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Much like the Flatsbury’s, the Bourke’s did quite well for themselves with their new found wealth. They went on to acquire the titles of ‘Lord Naas’, and ‘Earl of Mayo’, and held numerous Crown offices. Perhaps their most famous member was a chap was Richard Southwell Bourke, the sixth Earl of Mayo, whom was also known in the village as ‘The Pickled Earl”. It’s actually a funny story, Richard was appointed Chief Secretary of Ireland on three occasions during the 1860s before going on to become the Viceroy of India, where he was stabbed to death in 1872. This left the British Crown with a bit of a problem, how could they get his remains back to Kildare from India him rotting away. Well as the story goes, he was placed in a barrel of Rum for the long voyage home. Not a particularly nice way to end, and a terrible waste of good rum, but it did however earn him the amusing moniker amongst the locals. One of the most striking features within the confines of the church is the wonderfully ornate Celtic cross. And it is under this cross that Richard was buried.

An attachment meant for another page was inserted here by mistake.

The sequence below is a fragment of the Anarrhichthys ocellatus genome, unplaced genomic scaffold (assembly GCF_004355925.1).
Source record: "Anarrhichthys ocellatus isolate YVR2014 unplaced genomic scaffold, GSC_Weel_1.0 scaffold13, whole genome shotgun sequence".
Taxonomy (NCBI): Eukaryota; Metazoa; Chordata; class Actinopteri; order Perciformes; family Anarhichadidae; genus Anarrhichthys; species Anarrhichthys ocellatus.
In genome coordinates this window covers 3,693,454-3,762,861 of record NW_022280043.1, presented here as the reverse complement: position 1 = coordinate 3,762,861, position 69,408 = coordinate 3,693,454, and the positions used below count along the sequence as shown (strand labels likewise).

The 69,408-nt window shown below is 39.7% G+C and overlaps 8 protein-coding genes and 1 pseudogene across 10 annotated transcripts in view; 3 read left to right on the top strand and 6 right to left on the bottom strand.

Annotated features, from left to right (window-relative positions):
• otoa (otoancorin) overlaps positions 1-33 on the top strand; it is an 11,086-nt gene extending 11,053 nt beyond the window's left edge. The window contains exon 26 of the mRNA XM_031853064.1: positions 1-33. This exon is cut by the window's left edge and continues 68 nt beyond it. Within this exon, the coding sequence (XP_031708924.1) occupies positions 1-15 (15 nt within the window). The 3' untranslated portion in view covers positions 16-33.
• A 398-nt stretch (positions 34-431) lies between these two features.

Fraoch Oileán and the Knights Hospitallers (16)

Fraoch Oileán and the Knights Hospitallers (17)

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About edmooneyphotography

Photographer, Blogger, Ruinhunter, with an unhealthy obsession for history, mythology and the arcane.
This entry was posted in Diary of a Ruinhunter, Photography and tagged , , , , , , , , , , , , , . Bookmark the permalink.

67 Responses to Fraoch Oileán and the Knights Hospitallers